Darren Miller and I recently sat down with Pittsburgh comedians Ed Bailey and Day Bracey of the Drinking Partners podcast to talk about philanthropy through endurance athletics while they “…shoot the brizzy, sample local craft beer and tear apart your Twitter.” Something you’ll have to listen to in order to understand. Rated M for Mature audiences.
Listen to the entire Podcast here.
Shout out to Nick and Buzzy at Epicast Network for having us on the show!
One day before heading up to Erie for the Sub-3² Challenge, Darren and I sat down with 90.5 WESA’s Essential Pittsburgh – an NPR affiliate – to discuss his new challenge and Out Living It. Ultimately, we raised nearly $3,000 for First Descents (support.firstdescents.org/channeledin) in honor of my 11-year old cousin Julia. She is currently battling Ewing’s Sarcoma.
Beyond flattered to have my story featured in the first edition of Out Living It, the First Descents Magazine. The full article is also available online: http://outlivingit.com/channeled-in/.
What started as a mere friendship, turned into something much more than either of us could have ever imagined. Following an over-use injury back in November, my love and partner in life, Darren Miller, offered to join me on the trail. Together, we conquered the 51.7 miles over grueling terrain and remote wilderness in just under 12 hours.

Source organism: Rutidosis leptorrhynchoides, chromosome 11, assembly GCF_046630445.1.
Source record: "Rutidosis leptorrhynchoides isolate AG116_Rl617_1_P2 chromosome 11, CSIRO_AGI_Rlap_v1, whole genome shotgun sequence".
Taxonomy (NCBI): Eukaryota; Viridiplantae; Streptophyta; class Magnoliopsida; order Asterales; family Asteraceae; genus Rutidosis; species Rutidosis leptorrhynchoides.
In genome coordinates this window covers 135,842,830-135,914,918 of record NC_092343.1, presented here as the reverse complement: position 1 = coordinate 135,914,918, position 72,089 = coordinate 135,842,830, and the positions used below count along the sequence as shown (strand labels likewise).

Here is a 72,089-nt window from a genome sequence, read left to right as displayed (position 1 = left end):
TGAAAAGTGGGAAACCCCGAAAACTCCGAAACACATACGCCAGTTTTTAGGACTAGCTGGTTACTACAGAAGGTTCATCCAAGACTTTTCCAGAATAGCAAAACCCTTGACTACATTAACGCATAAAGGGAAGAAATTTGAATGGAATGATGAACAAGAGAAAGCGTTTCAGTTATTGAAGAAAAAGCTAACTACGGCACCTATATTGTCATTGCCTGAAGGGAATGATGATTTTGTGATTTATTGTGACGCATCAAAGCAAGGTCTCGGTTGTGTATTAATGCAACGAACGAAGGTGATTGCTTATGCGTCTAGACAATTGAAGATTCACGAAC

Find the full story here: https://www.darren-miller.com/whatever-it-takes-well-do-it-together/.
Three years ago, I committed to swimming the English Channel in support of young adult cancer patients and survivors and in memory of my beloved NYU swim coach, Lauren Beam: a friend, a sister, a wife, and a mentor. Upon reaching the shores of France last summer, I knew that moment was the culmination of my battle with cancer and simultaneously the start of something incredible. I just did not know what exactly that “something” was.
In leaving the west coast for landlocked west Texas to fulfill an exciting work opportunity, it was not something that I thought would follow me here. This summer, however, cancer again struck a chord close to my heart. Caitlin Murray, one of the most admired and adored young people in Marfa, and whom I have the pleasure of working beside at the Judd Foundation, has been diagnosed with colon cancer at age 29.
At first, I wasn’t sure how to react to the news and let my emotions take over. There is no water in west Texas, true. But with land as wild and free as the Pacific, what do you do?
THE BUENA SUERTE 50:
A 50-mile ultra-marathon through Big Bend Ranch State Park taking place on January 18th as part of the 2015 Big Bend 50 Event (http://www.bigbend50.com). Geographically remote with over 2,000 feet of rugged elevation gain, unpredictable weather patterns, and a wide variety of wildlife, it will undoubtedly be a challenge. But as I’ve said before, nothing equates to a battle with cancer.
I’ll be running for Caitlin and the rest of my peers who are presently battling for their lives against cancer – a place I know all too well. All funds raised through this journey will once again benefit First Descents (http://tfd.firstdescents.org/goto/bigbendalli).
One of my favorite things about being in west Texas is the culture’s natural inclination towards community in the fullest sense of the word. Whether it’s a 6-man football game at the local high school or a blessing of pets by the town’s pastor, everyone shows up.